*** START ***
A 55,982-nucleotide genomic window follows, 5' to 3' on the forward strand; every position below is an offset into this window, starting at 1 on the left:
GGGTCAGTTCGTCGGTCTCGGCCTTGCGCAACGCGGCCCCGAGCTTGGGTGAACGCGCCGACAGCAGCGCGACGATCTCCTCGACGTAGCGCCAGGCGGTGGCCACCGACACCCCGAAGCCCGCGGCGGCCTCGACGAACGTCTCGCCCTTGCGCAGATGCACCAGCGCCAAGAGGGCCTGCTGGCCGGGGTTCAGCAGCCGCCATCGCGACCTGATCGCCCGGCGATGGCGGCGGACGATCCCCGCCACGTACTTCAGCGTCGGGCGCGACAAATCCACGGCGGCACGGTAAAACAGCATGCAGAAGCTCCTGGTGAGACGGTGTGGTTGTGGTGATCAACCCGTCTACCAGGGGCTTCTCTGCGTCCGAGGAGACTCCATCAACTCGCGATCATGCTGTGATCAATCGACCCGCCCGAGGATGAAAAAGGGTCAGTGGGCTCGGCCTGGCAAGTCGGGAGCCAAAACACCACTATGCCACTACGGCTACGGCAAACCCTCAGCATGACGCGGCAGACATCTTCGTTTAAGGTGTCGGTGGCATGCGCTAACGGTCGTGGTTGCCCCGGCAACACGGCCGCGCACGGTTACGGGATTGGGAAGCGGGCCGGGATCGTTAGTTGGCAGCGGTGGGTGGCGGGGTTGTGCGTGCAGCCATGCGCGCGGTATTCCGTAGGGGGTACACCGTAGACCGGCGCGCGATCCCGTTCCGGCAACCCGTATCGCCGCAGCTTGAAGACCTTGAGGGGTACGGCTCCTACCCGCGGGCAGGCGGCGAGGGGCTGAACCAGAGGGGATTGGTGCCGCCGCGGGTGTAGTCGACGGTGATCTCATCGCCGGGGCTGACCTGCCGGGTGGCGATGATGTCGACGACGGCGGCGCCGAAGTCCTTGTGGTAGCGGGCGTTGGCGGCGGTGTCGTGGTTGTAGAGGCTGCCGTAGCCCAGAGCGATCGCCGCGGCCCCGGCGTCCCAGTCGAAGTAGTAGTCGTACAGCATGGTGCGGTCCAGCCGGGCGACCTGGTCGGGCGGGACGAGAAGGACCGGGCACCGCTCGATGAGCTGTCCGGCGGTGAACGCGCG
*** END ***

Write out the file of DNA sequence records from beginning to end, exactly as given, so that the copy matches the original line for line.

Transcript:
A 55,982-nucleotide genomic window follows, 5' to 3' on the forward strand; every position below is an offset into this window, starting at 1 on the left:
GGGTCAGTTCGTCGGTCTCGGCCTTGCGCAACGCGGCCCCGAGCTTGGGTGAACGCGCCGACAGCAGCGCGACGATCTCCTCGACGTAGCGCCAGGCGGTGGCCACCGACACCCCGAAGCCCGCGGCGGCCTCGACGAACGTCTCGCCCTTGCGCAGATGCACCAGCGCCAAGAGGGCCTGCTGGCCGGGGTTCAGCAGCCGCCATCGCGACCTGATCGCCCGGCGATGGCGGCGGACGATCCCCGCCACGTACTTCAGCGTCGGGCGCGACAAATCCACGGCGGCACGGTAAAACAGCATGCAGAAGCTCCTGGTGAGACGGTGTGGTTGTGGTGATCAACCCGTCTACCAGGGGCTTCTCTGCGTCCGAGGAGACTCCATCAACTCGCGATCATGCTGTGATCAATCGACCCGCCCGAGGATGAAAAAGGGTCAGTGGGCTCGGCCTGGCAAGTCGGGAGCCAAAACACCACTATGCCACTACGGCTACGGCAAACCCTCAGCATGACGCGGCAGACATCTTCGTTTAAGGTGTCGGTGGCATGCGCTAACGGTCGTGGTTGCCCCGGCAACACGGCCGCGCACGGTTACGGGATTGGGAAGCGGGCCGGGATCGTTAGTTGGCAGCGGTGGGTGGCGGGGTTGTGCGTGCAGCCATGCGCGCGGTATTCCGTAGGGGGTACACCGTAGACCGGCGCGCGATCCCGTTCCGGCAACCCGTATCGCCGCAGCTTGAAGACCTTGAGGGGTACGGCTCCTACCCGCGGGCAGGCGGCGAGGGGCTGAACCAGAGGGGATTGGTGCCGCCGCGGGTGTAGTCGACGGTGATCTCATCGCCGGGGCTGACCTGCCGGGTGGCGATGATGTCGACGACGGCGGCGCCGAAGTCCTTGTGGTAGCGGGCGTTGGCGGCGGTGTCGTGGTTGTAGAGGCTGCCGTAGCCCAGAGCGATCGCCGCGGCCCCGGCGTCCCAGTCGAAGTAGTAGTCGTACAGCATGGTGCGGTCCAGCCGGGCGACCTGGTCGGGCGGGACGAGAAGGACCGGGCACCGCTCGATGAGCTGTCCGGCGGTGAACGCGCG